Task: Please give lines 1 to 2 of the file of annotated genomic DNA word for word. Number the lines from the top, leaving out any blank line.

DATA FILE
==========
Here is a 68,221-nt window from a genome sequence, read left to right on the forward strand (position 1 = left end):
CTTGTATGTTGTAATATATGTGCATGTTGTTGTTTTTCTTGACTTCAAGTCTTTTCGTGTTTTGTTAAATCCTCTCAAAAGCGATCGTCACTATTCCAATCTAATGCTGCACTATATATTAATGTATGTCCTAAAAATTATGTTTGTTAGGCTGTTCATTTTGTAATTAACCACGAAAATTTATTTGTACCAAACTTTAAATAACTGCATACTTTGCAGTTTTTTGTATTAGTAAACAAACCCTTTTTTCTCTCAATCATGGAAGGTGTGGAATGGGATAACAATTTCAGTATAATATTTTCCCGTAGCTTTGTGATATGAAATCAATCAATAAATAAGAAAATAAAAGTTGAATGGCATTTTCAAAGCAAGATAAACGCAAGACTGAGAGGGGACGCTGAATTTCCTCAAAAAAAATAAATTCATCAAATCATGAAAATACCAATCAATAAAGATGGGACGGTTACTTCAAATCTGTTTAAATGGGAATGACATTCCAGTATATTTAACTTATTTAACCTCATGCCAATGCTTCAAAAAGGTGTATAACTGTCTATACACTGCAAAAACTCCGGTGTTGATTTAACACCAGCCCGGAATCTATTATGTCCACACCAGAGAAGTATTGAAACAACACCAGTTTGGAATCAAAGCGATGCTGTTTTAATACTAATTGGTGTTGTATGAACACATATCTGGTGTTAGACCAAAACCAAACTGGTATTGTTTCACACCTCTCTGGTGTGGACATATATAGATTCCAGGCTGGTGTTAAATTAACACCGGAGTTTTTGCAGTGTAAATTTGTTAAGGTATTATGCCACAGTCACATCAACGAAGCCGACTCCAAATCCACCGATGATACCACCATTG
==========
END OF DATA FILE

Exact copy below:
Here is a 68,221-nt window from a genome sequence, read left to right on the forward strand (position 1 = left end):
CTTGTATGTTGTAATATATGTGCATGTTGTTGTTTTTCTTGACTTCAAGTCTTTTCGTGTTTTGTTAAATCCTCTCAAAAGCGATCGTCACTATTCCAATCTAATGCTGCACTATATATTAATGTATGTCCTAAAAATTATGTTTGTTAGGCTGTTCATTTTGTAATTAACCACGAAAATTTATTTGTACCAAACTTTAAATAACTGCATACTTTGCAGTTTTTTGTATTAGTAAACAAACCCTTTTTTCTCTCAATCATGGAAGGTGTGGAATGGGATAACAATTTCAGTATAATATTTTCCCGTAGCTTTGTGATATGAAATCAATCAATAAATAAGAAAATAAAAGTTGAATGGCATTTTCAAAGCAAGATAAACGCAAGACTGAGAGGGGACGCTGAATTTCCTCAAAAAAAATAAATTCATCAAATCATGAAAATACCAATCAATAAAGATGGGACGGTTACTTCAAATCTGTTTAAATGGGAATGACATTCCAGTATATTTAACTTATTTAACCTCATGCCAATGCTTCAAAAAGGTGTATAACTGTCTATACACTGCAAAAACTCCGGTGTTGATTTAACACCAGCCCGGAATCTATTATGTCCACACCAGAGAAGTATTGAAACAACACCAGTTTGGAATCAAAGCGATGCTGTTTTAATACTAATTGGTGTTGTATGAACACATATCTGGTGTTAGACCAAAACCAAACTGGTATTGTTTCACACCTCTCTGGTGTGGACATATATAGATTCCAGGCTGGTGTTAAATTAACACCGGAGTTTTTGCAGTGTAAATTTGTTAAGGTATTATGCCACAGTCACATCAACGAAGCCGACTCCAAATCCACCGATGATACCACCATTG